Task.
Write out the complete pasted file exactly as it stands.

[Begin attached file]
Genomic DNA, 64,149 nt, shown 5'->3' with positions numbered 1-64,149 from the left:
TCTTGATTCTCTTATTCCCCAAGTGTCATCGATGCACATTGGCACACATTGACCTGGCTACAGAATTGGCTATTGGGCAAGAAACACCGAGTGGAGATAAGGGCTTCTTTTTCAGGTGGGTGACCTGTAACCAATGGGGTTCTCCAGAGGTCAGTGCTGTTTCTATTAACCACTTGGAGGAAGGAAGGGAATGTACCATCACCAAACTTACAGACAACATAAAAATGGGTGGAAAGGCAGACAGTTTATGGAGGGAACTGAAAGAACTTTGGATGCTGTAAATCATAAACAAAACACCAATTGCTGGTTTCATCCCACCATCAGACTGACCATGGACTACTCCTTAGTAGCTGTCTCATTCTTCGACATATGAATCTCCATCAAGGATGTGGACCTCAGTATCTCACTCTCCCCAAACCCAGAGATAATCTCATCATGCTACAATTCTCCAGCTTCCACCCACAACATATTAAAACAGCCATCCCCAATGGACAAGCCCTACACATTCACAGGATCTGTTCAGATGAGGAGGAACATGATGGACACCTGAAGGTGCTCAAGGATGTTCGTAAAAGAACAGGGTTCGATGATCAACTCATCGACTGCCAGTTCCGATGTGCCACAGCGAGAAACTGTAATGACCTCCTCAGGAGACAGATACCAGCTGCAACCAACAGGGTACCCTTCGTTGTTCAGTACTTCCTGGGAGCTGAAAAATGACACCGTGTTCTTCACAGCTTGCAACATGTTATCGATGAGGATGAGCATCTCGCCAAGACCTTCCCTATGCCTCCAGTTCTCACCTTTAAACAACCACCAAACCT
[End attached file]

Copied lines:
Genomic DNA, 64,149 nt, shown 5'->3' with positions numbered 1-64,149 from the left:
TCTTGATTCTCTTATTCCCCAAGTGTCATCGATGCACATTGGCACACATTGACCTGGCTACAGAATTGGCTATTGGGCAAGAAACACCGAGTGGAGATAAGGGCTTCTTTTTCAGGTGGGTGACCTGTAACCAATGGGGTTCTCCAGAGGTCAGTGCTGTTTCTATTAACCACTTGGAGGAAGGAAGGGAATGTACCATCACCAAACTTACAGACAACATAAAAATGGGTGGAAAGGCAGACAGTTTATGGAGGGAACTGAAAGAACTTTGGATGCTGTAAATCATAAACAAAACACCAATTGCTGGTTTCATCCCACCATCAGACTGACCATGGACTACTCCTTAGTAGCTGTCTCATTCTTCGACATATGAATCTCCATCAAGGATGTGGACCTCAGTATCTCACTCTCCCCAAACCCAGAGATAATCTCATCATGCTACAATTCTCCAGCTTCCACCCACAACATATTAAAACAGCCATCCCCAATGGACAAGCCCTACACATTCACAGGATCTGTTCAGATGAGGAGGAACATGATGGACACCTGAAGGTGCTCAAGGATGTTCGTAAAAGAACAGGGTTCGATGATCAACTCATCGACTGCCAGTTCCGATGTGCCACAGCGAGAAACTGTAATGACCTCCTCAGGAGACAGATACCAGCTGCAACCAACAGGGTACCCTTCGTTGTTCAGTACTTCCTGGGAGCTGAAAAATGACACCGTGTTCTTCACAGCTTGCAACATGTTATCGATGAGGATGAGCATCTCGCCAAGACCTTCCCTATGCCTCCAGTTCTCACCTTTAAACAACCACCAAACCT